the skill, knowledge, or experience acquired by one that trains

 

And now, practice:

 

repeated exercise in or performance of an activity or skill so as to acquire or maintain proficiency in it.”

 

Um, that is the exact same thing. So arguing which type of activity to engage in because one is superior is akin to arguing that swimming is better than moving through the water on the surface by using your hands and feet for propulsion. Kind of a waste of time. Basically, both terms mean the same thing, and any attempt to differentiate between them is just an exercise in foolish semantic games.

Maybe we can get back to what really counts?

Recommended Book

if you have any interest in any way in becoming a better shooter, buy this book now:

 

 

 

It is an excellent book that covers practically everything you need to know to build your own dry fire shooting program. She covers it all, and covers it well. Every mistake I made over the years, she eliminates the possibility of it for the reader. And for $4? It is a steal.

Daily Morning Practice

Time. And our lack of it.

This is an issue I keep coming back to it on this blog, because for probably 98% of us, we just don’t have the time we want to train to the level we would like, and to train all the things we think we should. Because of that, I am only trying to find solutions. Not just for myself, but in order to maybe provide help to those of you out there who are in the same situation I am in. I have written a number of articles, and done a number of videos addressing this, but here is another one that I hope fuels some people quest.

Since we all face time management issues, we need to be realistic in how much time we spend training. One way to deal with this is the idea of short, but constant sessions. We can try to carve out 1-5 minutes as consistently as possible and train what we can. Ideally, it would be the same slot every day. Let’s look at the idea of doing something for three minutes every morning. If we set it up properly, we only have a literally get up a few minutes early than normal, but we can start to add mileage to our training flight log.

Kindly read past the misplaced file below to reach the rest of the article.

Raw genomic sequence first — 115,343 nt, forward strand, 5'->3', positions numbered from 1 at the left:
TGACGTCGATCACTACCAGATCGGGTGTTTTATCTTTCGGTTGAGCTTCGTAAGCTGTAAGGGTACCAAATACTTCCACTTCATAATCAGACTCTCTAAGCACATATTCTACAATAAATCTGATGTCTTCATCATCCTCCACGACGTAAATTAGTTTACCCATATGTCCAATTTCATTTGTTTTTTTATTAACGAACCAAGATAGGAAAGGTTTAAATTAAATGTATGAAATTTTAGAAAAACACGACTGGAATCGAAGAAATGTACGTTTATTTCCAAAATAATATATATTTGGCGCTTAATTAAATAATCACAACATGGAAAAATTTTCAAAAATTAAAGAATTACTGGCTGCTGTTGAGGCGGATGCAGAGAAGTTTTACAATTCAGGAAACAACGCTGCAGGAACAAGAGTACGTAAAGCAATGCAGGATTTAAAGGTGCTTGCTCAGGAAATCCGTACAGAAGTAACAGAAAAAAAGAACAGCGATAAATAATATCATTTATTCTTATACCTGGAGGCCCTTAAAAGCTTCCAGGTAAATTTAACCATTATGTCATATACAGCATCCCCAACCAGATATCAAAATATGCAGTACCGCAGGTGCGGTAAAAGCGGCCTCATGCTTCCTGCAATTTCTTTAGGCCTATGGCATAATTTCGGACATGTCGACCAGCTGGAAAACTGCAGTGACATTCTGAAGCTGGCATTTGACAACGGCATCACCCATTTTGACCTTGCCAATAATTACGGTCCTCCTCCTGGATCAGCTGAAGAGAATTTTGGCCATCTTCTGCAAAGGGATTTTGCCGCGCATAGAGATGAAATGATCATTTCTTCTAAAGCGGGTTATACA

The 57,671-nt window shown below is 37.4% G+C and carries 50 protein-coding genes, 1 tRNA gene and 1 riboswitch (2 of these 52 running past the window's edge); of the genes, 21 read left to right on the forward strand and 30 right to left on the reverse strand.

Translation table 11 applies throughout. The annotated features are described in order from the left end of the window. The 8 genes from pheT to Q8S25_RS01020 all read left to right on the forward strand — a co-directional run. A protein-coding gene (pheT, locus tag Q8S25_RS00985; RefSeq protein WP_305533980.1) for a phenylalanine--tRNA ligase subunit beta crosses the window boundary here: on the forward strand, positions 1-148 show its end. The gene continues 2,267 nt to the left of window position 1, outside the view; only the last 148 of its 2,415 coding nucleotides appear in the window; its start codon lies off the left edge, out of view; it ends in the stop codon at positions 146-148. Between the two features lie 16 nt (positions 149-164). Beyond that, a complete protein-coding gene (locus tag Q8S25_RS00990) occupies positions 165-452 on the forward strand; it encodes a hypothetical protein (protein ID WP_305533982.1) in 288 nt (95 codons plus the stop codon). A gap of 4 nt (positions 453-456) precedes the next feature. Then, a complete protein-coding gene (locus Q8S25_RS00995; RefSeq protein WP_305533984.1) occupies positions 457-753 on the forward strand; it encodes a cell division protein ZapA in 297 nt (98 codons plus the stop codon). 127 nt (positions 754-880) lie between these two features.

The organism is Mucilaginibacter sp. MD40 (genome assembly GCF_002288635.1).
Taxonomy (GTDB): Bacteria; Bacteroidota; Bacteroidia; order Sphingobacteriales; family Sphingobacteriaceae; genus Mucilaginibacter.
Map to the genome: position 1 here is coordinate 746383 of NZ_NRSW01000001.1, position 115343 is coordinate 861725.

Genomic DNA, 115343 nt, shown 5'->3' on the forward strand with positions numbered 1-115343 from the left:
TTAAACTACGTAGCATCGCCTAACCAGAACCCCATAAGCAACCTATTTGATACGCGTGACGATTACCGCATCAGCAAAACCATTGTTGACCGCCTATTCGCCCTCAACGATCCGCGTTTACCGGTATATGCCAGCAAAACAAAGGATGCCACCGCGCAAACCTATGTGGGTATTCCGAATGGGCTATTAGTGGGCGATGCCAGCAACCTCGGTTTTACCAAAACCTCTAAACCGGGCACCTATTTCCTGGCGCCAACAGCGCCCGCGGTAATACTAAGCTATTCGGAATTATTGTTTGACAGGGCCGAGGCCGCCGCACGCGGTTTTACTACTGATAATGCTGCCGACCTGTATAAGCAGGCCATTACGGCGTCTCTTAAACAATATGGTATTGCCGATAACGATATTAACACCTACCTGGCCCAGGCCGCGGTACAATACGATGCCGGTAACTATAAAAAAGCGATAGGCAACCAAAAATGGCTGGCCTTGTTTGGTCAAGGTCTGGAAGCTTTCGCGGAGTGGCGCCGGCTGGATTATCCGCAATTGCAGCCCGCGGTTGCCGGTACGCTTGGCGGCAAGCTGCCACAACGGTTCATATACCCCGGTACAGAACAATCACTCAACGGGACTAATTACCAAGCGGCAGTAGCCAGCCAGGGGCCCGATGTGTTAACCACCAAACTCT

As an example here, let’s plan on doing one minute of hip escapes, one minute of hip lifts, and one minute of technical stand ups. Set a timer for one minute, with say a 15 second break, and begin with hip lifts. You can use this easy motion as your warm up. One of the added benefits is that they need no equipment. Just get on the ground with enough room to move a bit and go for it! Setting the timer is the most prep work needed. Start with a few slow reps, then gradually push the limit and stretch as far as you can. Not only are you working an incredibly useful physical skill, you are pumping blood and mobility into your lower back, hamstrings, and hip flexors – all very good to get you through a normal and routine day. You should be able to do 10-20 good repetitions in the allocated minute.

Here is a quick tutorial on the proper mechanics of a hip lift (otherwise known as an Upa in BJJ):

 

When the time signals the end of the round, take a deep easy breath, and start doing hip escapes. Again, you are waking up important parts of the body while working good technique. Make sure you are going to each side equally. In the minute round, you should get 10-30 reps, depending on your speed and how smooth you do the action.

Hip escape tutorial:

 

 

 

For the next round, do technical stand ups at the same pace and once again do a nice bit of therapeutic action on your body.

Technical Stand Up :

 

 

At the end of the 3 rounds, go shower, and get dressed for the day. Easy peasy! Don’t even have three minutes? Cool! Do one minute only, and cycle each week or month through these three skills.

Or, if you would rather work another skill set, you could easily fill in the slot with shadow boxing. Or dry fire. Or place a kettlebell close by and do a minute each of Goblet squats and two arm swings.